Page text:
Kids are designed to move. In fact, much of their future will depend on it. The challenge is kids today are the most inactive generation in history. In the United States, only one in three children is active on a daily basis. Statistics like these from the recently released Designed to Move Framework for Action expose the rampant physical inactivity epidemic and present a clear way forward. Nike sees a future where kids are running, jumping and kicking to reach their greatest potential. The two key strategies to achieve this are:
- Create early, positive experiences for kids in sport, physical education and active play.
- Integrate physical activity into everyday life.
As part of this strategy and first step in the U.S., NIKE, Inc. President & CEO Mark Parker joined First Lady Michelle Obama and U.S. Education Secretary Arne Duncan in Chicago to announce Nike’s commitment to get kids moving. Over the next five years, NIKE, Inc. will invest $50 million in the U.S. to increase the physical activity of kids in schools and communities as well as target advocacy efforts to inspire kids and draw additional resources to the effort.
“Today’s announcement is part of Nike’s long-term commitment to help our nation’s youth lead more active and healthy lives,” said NIKE, Inc. President and CEO Mark Parker. “All kids deserve a chance to realize their full potential and we believe creating active schools will help kids do better in school and most importantly in life.”
Nike athletes Serena Williams, Bo Jackson, Allyson Felix, Gabby Douglas, Paul Rodriguez, Ashton Eaton, Colin Kaepernick and Sarah Reinertsen jumped, kicked, spun and danced with nearly 6,000 local Chicago school kids to help deliver the announcement.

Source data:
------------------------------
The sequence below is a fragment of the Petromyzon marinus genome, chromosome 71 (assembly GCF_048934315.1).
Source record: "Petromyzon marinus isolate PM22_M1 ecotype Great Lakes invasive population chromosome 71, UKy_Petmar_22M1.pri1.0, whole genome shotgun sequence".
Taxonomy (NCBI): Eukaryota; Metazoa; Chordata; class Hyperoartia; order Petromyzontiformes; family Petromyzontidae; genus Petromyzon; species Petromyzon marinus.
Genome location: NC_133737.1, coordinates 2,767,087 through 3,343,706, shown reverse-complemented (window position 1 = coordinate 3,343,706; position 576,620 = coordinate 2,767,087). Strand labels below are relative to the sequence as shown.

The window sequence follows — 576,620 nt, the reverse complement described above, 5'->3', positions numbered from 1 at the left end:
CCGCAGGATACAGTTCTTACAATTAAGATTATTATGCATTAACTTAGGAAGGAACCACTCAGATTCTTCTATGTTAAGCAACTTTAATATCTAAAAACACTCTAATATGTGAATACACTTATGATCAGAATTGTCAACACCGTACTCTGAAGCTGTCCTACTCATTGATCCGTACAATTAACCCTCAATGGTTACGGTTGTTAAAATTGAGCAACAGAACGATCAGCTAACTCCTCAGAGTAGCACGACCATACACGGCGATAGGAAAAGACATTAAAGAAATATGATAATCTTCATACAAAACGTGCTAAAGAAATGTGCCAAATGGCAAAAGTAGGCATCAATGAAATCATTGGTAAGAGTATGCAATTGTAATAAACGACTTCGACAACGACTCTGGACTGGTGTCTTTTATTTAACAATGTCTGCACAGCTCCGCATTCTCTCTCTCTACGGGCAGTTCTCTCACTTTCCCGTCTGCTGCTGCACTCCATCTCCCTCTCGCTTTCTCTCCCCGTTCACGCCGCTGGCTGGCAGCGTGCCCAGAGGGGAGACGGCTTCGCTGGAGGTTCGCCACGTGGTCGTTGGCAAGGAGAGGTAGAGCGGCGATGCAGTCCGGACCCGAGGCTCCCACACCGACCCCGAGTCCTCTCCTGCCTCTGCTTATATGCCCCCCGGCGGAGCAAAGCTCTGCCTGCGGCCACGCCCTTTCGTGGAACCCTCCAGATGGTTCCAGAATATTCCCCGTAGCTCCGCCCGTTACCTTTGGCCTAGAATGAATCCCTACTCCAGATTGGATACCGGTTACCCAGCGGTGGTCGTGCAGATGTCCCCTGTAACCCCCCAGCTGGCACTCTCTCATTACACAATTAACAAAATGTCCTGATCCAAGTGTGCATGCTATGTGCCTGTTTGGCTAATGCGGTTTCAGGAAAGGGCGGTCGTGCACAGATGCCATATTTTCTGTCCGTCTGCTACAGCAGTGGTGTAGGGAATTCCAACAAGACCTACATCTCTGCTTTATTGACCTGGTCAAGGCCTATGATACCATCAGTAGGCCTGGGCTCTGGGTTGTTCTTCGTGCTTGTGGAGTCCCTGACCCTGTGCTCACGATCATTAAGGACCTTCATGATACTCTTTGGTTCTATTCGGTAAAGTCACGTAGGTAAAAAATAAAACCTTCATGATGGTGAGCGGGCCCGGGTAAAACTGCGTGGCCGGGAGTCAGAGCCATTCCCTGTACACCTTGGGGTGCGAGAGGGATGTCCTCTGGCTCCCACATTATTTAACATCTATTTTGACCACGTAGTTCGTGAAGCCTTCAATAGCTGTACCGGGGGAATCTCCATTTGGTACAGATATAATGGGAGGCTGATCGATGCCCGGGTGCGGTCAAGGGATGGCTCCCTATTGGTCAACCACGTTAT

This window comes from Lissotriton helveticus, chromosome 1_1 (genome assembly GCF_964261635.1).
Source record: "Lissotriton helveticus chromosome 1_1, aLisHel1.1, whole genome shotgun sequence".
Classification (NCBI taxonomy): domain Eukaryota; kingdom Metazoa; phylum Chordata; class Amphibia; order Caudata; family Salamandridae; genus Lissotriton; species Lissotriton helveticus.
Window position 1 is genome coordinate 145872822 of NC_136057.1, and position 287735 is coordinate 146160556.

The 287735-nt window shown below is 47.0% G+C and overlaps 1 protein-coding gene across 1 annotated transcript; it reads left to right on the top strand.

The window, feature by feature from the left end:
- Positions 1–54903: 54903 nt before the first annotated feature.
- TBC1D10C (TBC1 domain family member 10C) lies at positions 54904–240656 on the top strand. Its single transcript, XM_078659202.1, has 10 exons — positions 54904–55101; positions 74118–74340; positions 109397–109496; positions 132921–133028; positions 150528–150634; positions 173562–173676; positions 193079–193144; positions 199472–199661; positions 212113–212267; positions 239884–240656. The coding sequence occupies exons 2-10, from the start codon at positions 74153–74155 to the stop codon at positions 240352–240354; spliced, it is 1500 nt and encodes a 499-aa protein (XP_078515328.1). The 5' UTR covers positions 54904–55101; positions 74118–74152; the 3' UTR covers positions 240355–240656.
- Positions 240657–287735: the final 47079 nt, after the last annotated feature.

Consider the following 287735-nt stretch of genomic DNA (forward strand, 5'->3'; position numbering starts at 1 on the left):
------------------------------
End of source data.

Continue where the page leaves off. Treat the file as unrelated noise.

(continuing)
Part of Nike's commitment will focus on Let's Move! Active Schools – an unprecedented collaboration to bring physical activity back to America’s schools. The program provides simple steps and tools to help schools create active environments to get students moving.
Let’s Move! Active Schools will provide free resources to teachers, parents and administrators to enable communities to incorporate physical activity experiences before, during and after the school day. There will also be opportunities for schools to apply for grants that support Active Schools efforts, which will be funded by Childhood Obesity 180, GenYouth and others. Schools can learn more and apply for grants at Let's Move Active Schools.
See the positive impact of increased activity at Active School Sierra Vista Junior High in Santa Clara, Calif.
The First Lady has championed physical activity since the 2010 launch of Let’s Move!, an initiative dedicated to improving child and family health. Let’s Move! Active Schools is a concept designed to align and leverage collective resources to significantly boost the quality and quantity of physical activity in America’s schools. This is collective partnership effort and includes organizations such as The President’s Council on Fitness, Sports & Nutrition; American Alliance for Health, Physical Education, Recreation and Dance; and the Alliance for a Healthier Generation. Read the full press release issued by the White House.
The benefits of increased activity are numerous and include up to 40 percent higher test scores, greater concentration and attention, improved school attendance, reduced risk of cancer and cardiovascular disease, as well as lowered levels of anxiety, stress and depression.